Jewish Cultural College Established in Sweden

Since 2000, Paideia has offered an intense One-Year Jewish Studies Program in Sweden with a maintained focus placed on textual literacy, but the country was  lacking in adult level programming  with a Jewish perspective for the greater Swedish populaion.. This past fall, Paideia established the first Jewish Cultural College in Scandinavia with the backing of Sweden’s Judiska Centralradet (Jewish Central Council) and official accreditation from Sweden’s Ministry of Education. Throughout the  process the Paideia Cultural College was mentored by Abdulkader Habib, who established the Islamic Kista Folkhögskola in Stockholm and brought to light how the existence of Christian and Islamic cultural colleges in Sweden pointed toward the void of a Jewish equivalent in the country. This is a great accomplishment for educators in Sweden and displays exactly what can happen when  scholars and leaders work together towards the cause of equitable representation and observation of different cultures and practices.

The goal of Paideia in the foundation of this institution is clear: promoting the goal of Jewish textual literacy by highlighting the importance of having an established knowledge of the texts and teachings. Paideia has stated that there are multiple intended audiences for the program. For example, the institution is meant to help individuals accumulate Jewish knowledge inside the Swedish Jewish community. Noa Hermele, the rector of Paideia Cultural College, explained that cultural college curriculums taught him a great deal about Jewish philosophy, Jewish law, and other aspects of the Jewish experience that he was not intimately aware of. All these aspects, to him and others, are an important  of the current goals of the institute.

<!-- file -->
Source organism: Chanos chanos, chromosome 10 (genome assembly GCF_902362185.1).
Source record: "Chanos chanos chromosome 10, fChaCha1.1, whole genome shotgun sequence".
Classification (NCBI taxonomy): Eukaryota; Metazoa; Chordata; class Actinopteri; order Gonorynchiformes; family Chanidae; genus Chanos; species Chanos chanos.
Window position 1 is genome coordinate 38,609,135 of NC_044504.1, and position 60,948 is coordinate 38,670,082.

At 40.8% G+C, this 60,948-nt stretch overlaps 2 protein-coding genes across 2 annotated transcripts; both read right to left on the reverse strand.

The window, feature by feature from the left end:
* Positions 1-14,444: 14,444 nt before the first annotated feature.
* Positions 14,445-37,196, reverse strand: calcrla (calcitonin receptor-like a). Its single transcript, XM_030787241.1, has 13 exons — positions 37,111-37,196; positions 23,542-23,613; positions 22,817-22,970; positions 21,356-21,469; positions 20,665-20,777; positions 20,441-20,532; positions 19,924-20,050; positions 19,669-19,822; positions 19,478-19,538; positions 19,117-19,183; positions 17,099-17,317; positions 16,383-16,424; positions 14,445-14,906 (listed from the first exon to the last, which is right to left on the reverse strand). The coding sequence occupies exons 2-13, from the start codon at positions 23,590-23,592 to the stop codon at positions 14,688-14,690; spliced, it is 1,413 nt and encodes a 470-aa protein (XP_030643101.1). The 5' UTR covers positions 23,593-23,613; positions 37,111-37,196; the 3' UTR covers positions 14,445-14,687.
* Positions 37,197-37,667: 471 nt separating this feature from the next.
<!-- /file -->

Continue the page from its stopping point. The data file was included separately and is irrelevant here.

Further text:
Paideia has a vested interest in “being open to anyone with an interest and capability to add to Jewish culture” i and has made it a mission to bring knowledge of Jewish education to individuals not within Sweden’s established Jewish community. Barbara Spectre, Paideia’s founding director, has spoken on the positive impact that engagement with Jewish culture can have in the scope of today’s climate. Barbara Spectre, specifically, sees value in debate and questioning to evaluate text and promote discourse that allows us to insert our own voices into the cultural conversation. When asked to elaborate,rbara Spectre stated “There’s something about being able to add your own voice, and in a sense, differing from former interpretations, [showing that] there is something still incomplete. That notion of contribution by shaving away from the accepted – I think there’s something marvelous in that.” In stating this and expounding on the viewpoint of Paideia’s administration, Spectre has displayed that an open-minded cultural approach is of paramount importance when exploring the philosophies and belief systems of groups within a country’s demographic. With the opening of  The Paideia Jewish Cultural College, Sweden is showing the positive impact that cross-cultural approaches to learning can have in promoting equitability and a more enlightened cultural landscape.